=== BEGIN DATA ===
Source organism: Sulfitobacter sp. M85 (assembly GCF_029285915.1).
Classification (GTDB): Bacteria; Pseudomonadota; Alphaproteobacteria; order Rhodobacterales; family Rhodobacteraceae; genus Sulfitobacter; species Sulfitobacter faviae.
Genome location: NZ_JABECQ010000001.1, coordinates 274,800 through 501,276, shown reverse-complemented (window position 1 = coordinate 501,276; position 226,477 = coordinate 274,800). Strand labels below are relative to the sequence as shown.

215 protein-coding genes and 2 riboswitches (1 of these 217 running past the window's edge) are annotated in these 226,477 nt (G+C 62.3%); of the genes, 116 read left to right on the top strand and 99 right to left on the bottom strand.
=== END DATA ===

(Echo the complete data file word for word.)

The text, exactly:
Source organism: Sulfitobacter sp. M85 (assembly GCF_029285915.1).
Classification (GTDB): Bacteria; Pseudomonadota; Alphaproteobacteria; order Rhodobacterales; family Rhodobacteraceae; genus Sulfitobacter; species Sulfitobacter faviae.
Genome location: NZ_JABECQ010000001.1, coordinates 274,800 through 501,276, shown reverse-complemented (window position 1 = coordinate 501,276; position 226,477 = coordinate 274,800). Strand labels below are relative to the sequence as shown.

215 protein-coding genes and 2 riboswitches (1 of these 217 running past the window's edge) are annotated in these 226,477 nt (G+C 62.3%); of the genes, 116 read left to right on the top strand and 99 right to left on the bottom strand.